What does “czar” mean in Russian and how did the word originate?

Both czar or Tsar (Russia) and kaiser (Germany) were derived from the name of Julius Caesar, leader of ancient Rome.

Czar is a title used to designate certain monarchs or rulers, and is a Slavic term with Bulgarian origins which is derived from the word Cæsar, meaning Emperor in the European medieval context.

The first ruler in Bulgaria to adopt the title tsar was Simeon I.

The last person to bear the title Tsar was the last Tsar of Bulgaria, Simeon Saxe-Coburg-Gotha.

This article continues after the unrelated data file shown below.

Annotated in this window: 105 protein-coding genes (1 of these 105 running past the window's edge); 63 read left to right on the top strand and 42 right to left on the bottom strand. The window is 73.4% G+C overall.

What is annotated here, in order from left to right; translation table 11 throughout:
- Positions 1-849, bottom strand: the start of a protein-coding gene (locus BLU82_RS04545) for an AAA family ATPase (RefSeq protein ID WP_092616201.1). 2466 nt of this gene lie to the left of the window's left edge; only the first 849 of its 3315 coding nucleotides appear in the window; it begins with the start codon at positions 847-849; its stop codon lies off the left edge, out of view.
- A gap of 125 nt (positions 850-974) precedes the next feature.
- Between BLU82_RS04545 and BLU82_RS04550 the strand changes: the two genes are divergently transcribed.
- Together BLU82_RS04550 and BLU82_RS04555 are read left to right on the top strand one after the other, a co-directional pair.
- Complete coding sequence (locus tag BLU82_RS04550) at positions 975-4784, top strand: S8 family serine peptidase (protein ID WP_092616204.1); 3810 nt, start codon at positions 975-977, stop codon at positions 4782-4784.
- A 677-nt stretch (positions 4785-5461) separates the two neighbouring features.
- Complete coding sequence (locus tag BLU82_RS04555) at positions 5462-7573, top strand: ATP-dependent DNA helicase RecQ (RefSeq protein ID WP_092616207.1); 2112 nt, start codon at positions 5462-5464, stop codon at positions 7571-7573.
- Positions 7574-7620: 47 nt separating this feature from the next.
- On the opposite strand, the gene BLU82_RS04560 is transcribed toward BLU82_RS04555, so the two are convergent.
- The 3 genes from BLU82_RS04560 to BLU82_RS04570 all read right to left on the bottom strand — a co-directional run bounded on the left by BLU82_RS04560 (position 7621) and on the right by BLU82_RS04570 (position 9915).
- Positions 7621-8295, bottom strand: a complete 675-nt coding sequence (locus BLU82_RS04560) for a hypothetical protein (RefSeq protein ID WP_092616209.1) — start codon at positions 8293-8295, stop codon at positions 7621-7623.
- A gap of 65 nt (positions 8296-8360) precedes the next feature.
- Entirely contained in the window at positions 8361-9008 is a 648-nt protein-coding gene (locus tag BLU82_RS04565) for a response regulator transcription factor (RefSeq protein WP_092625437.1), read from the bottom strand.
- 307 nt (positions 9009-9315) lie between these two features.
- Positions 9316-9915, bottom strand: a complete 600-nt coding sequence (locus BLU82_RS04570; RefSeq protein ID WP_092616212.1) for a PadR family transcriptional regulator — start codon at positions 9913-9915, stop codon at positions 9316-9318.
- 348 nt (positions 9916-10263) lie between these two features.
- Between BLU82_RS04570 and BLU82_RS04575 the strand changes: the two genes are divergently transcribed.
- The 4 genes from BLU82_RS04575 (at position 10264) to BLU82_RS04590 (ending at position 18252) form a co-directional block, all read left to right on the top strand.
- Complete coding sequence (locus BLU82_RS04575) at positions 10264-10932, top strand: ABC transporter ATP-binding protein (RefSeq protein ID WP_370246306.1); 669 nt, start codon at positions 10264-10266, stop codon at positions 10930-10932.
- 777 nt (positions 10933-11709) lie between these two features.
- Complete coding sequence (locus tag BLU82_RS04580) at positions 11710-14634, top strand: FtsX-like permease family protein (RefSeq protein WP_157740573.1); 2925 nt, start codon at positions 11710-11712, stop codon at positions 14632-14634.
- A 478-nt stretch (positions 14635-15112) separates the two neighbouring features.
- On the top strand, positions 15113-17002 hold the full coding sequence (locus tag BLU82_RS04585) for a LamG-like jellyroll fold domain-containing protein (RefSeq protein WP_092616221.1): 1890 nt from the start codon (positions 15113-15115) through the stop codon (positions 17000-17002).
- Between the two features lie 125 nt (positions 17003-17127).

More recent use of the term in the U.S. include the title “czar” as a slang term for some high-level civil servants, such as the “drug czar” for the director of the Office of National Drug Control Policy.

About Karen Hill

Karen Hill is a freelance writer, editor, and columnist. Born in New York, her work has appeared in the Examiner, Yahoo News, Buzzfeed, among others.

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